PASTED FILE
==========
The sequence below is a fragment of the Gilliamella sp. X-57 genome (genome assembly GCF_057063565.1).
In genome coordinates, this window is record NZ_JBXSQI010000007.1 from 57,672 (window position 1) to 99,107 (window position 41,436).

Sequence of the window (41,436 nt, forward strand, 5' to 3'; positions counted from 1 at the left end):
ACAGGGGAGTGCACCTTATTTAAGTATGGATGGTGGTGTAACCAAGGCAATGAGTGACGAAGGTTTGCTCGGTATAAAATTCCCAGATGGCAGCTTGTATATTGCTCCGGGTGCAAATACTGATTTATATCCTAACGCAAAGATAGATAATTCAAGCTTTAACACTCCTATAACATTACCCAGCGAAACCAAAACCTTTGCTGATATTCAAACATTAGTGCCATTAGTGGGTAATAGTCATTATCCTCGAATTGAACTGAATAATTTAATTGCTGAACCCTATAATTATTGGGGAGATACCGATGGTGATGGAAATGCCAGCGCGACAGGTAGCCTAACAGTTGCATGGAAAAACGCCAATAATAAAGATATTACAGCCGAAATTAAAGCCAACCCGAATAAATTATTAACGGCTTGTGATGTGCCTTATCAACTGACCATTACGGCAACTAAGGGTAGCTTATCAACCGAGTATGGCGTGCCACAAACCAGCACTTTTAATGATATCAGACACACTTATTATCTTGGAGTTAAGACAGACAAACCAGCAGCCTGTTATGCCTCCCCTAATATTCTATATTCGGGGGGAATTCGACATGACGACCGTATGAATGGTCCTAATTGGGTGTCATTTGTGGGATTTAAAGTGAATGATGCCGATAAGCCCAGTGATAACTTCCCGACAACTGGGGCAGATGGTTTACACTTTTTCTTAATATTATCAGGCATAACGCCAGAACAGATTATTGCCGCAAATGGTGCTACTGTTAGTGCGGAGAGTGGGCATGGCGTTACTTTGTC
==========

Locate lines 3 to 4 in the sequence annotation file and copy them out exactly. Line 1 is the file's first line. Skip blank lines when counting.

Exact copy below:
Sequence of the window (41,436 nt, forward strand, 5' to 3'; positions counted from 1 at the left end):
ACAGGGGAGTGCACCTTATTTAAGTATGGATGGTGGTGTAACCAAGGCAATGAGTGACGAAGGTTTGCTCGGTATAAAATTCCCAGATGGCAGCTTGTATATTGCTCCGGGTGCAAATACTGATTTATATCCTAACGCAAAGATAGATAATTCAAGCTTTAACACTCCTATAACATTACCCAGCGAAACCAAAACCTTTGCTGATATTCAAACATTAGTGCCATTAGTGGGTAATAGTCATTATCCTCGAATTGAACTGAATAATTTAATTGCTGAACCCTATAATTATTGGGGAGATACCGATGGTGATGGAAATGCCAGCGCGACAGGTAGCCTAACAGTTGCATGGAAAAACGCCAATAATAAAGATATTACAGCCGAAATTAAAGCCAACCCGAATAAATTATTAACGGCTTGTGATGTGCCTTATCAACTGACCATTACGGCAACTAAGGGTAGCTTATCAACCGAGTATGGCGTGCCACAAACCAGCACTTTTAATGATATCAGACACACTTATTATCTTGGAGTTAAGACAGACAAACCAGCAGCCTGTTATGCCTCCCCTAATATTCTATATTCGGGGGGAATTCGACATGACGACCGTATGAATGGTCCTAATTGGGTGTCATTTGTGGGATTTAAAGTGAATGATGCCGATAAGCCCAGTGATAACTTCCCGACAACTGGGGCAGATGGTTTACACTTTTTCTTAATATTATCAGGCATAACGCCAGAACAGATTATTGCCGCAAATGGTGCTACTGTTAGTGCGGAGAGTGGGCATGGCGTTACTTTGTC